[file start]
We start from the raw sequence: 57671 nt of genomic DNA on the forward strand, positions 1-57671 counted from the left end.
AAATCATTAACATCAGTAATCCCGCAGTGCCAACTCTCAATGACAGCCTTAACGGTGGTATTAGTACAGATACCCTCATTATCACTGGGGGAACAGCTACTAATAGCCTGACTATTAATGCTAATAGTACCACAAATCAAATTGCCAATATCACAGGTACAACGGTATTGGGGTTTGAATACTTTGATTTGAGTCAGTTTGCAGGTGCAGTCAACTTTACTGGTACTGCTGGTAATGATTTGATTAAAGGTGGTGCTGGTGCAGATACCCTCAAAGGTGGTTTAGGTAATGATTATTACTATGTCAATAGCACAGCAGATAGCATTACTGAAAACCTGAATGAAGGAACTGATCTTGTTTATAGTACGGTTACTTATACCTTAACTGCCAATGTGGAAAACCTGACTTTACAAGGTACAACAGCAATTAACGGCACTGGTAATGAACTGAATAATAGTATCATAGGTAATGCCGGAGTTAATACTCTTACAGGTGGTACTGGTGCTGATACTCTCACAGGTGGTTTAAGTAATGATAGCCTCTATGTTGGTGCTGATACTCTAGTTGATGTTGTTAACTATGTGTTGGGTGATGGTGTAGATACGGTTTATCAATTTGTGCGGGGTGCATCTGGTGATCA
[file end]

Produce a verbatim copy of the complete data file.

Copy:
We start from the raw sequence: 57671 nt of genomic DNA on the forward strand, positions 1-57671 counted from the left end.
AAATCATTAACATCAGTAATCCCGCAGTGCCAACTCTCAATGACAGCCTTAACGGTGGTATTAGTACAGATACCCTCATTATCACTGGGGGAACAGCTACTAATAGCCTGACTATTAATGCTAATAGTACCACAAATCAAATTGCCAATATCACAGGTACAACGGTATTGGGGTTTGAATACTTTGATTTGAGTCAGTTTGCAGGTGCAGTCAACTTTACTGGTACTGCTGGTAATGATTTGATTAAAGGTGGTGCTGGTGCAGATACCCTCAAAGGTGGTTTAGGTAATGATTATTACTATGTCAATAGCACAGCAGATAGCATTACTGAAAACCTGAATGAAGGAACTGATCTTGTTTATAGTACGGTTACTTATACCTTAACTGCCAATGTGGAAAACCTGACTTTACAAGGTACAACAGCAATTAACGGCACTGGTAATGAACTGAATAATAGTATCATAGGTAATGCCGGAGTTAATACTCTTACAGGTGGTACTGGTGCTGATACTCTCACAGGTGGTTTAAGTAATGATAGCCTCTATGTTGGTGCTGATACTCTAGTTGATGTTGTTAACTATGTGTTGGGTGATGGTGTAGATACGGTTTATCAATTTGTGCGGGGTGCATCTGGTGATCA